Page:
Across the government, Obama’s approach also represented a broad rethinking of nearly a half-century of federal policy that dated back to the 1960s and had long used “urban” as a code word for “black” and “poverty” programs. Few presidents since Lyndon Johnson had engaged seriously in urban policy, and the federal government writ large had long struggled to engage at local levels, in part because of the widely varying governance systems in individual cities and the multi-jurisdictional nature of broader metropolitan regions. (The so-called “Dillon’s Rule,” named after two 1868 court decisions, laid out that local governments were products of each state’s government, adding an additional layer of difficulty for federal leaders trying to engage directly with city and town officials.) Indeed, too many federal programs, including public housing and “urban renewal” projects that bulldozed entire neighborhoods to erect infrastructure like interstates, had actually helped foster a generation-long hollowing out of American cities.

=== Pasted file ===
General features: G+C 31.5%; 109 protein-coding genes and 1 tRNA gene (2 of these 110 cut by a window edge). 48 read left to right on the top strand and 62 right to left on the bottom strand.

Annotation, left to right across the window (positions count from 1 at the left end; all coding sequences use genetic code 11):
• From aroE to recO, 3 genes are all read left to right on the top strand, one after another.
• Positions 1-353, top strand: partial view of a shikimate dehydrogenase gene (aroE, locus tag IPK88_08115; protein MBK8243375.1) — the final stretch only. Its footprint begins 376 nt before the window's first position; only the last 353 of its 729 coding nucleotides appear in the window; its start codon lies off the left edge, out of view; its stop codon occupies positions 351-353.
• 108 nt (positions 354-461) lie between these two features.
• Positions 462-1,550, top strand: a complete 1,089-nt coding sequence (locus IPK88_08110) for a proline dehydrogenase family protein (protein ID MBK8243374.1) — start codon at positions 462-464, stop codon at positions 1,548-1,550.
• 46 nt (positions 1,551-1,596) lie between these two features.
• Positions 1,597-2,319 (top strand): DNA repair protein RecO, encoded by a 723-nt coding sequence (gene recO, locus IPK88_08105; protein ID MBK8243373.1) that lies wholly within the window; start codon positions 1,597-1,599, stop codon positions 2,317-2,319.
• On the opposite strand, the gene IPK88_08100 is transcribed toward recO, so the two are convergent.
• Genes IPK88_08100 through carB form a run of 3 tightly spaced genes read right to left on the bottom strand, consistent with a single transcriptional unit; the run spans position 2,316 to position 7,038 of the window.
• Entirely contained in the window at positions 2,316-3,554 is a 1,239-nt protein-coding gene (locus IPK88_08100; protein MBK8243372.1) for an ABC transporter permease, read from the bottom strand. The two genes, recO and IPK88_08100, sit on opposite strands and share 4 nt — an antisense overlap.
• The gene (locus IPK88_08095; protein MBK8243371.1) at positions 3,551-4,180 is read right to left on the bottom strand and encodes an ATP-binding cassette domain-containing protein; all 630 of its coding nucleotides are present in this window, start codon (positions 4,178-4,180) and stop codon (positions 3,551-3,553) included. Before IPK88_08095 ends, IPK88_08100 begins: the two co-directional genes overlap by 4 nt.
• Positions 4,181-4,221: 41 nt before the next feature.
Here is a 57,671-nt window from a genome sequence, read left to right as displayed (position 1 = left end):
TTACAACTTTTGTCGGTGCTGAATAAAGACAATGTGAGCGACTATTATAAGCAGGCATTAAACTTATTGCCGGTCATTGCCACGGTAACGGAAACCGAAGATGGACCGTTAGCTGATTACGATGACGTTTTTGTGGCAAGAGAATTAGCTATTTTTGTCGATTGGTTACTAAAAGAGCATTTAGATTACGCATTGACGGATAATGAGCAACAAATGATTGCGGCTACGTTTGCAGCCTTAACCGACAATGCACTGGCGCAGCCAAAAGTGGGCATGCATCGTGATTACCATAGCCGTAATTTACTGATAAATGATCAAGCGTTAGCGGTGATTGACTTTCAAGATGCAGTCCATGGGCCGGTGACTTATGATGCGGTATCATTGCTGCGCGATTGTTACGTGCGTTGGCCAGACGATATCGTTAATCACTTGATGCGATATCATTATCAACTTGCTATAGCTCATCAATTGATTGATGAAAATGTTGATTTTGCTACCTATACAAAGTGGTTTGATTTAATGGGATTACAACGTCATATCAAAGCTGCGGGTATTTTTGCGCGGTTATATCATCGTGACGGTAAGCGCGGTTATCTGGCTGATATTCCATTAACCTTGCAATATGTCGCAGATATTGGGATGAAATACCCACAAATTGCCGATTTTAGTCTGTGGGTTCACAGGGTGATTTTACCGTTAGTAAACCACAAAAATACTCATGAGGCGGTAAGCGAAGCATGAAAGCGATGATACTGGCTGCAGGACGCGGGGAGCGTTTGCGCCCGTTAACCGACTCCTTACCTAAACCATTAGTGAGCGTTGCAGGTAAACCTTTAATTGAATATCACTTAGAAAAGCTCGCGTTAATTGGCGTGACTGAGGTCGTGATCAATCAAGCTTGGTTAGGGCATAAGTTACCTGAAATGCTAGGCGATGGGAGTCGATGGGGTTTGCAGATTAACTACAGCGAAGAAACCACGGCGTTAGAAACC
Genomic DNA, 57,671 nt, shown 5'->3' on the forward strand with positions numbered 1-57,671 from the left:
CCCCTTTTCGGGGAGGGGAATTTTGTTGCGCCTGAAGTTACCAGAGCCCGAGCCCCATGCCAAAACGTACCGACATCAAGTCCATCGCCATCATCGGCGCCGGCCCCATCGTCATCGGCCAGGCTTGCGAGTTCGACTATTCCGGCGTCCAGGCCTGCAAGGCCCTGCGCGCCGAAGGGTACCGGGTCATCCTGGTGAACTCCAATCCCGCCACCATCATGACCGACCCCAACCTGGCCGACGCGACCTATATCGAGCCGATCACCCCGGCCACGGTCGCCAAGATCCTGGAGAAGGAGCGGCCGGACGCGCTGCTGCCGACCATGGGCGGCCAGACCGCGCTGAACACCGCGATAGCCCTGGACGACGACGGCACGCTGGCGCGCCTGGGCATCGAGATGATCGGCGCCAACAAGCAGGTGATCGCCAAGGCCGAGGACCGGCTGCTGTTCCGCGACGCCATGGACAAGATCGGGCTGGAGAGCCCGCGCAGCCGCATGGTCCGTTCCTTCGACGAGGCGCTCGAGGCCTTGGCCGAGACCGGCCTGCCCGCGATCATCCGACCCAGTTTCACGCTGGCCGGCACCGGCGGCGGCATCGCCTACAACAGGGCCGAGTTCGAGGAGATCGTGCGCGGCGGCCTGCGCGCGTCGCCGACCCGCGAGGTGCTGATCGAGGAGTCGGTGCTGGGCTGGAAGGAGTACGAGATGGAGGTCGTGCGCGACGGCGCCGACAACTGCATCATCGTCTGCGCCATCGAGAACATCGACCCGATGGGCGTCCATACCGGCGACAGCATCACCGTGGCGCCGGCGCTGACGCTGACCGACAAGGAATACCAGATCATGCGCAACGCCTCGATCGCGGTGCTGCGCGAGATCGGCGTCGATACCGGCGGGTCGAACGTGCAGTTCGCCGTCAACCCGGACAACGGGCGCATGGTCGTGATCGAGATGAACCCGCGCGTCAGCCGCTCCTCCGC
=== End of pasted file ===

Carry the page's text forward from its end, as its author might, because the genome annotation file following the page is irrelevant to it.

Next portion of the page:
Instead, after decades of policies that encouraged and even subsidized ever-expanding suburban sprawl, the Obama administration hoped instead to help accelerate the broad economic revival already organically underway in many American cities as emerging technologies and generational shifts returned vibrancy to urban areas that had seen a generation of flight to the suburbs; some cities, like the nation’s capital, still bore unrepaired scars from the riots of the 1960s.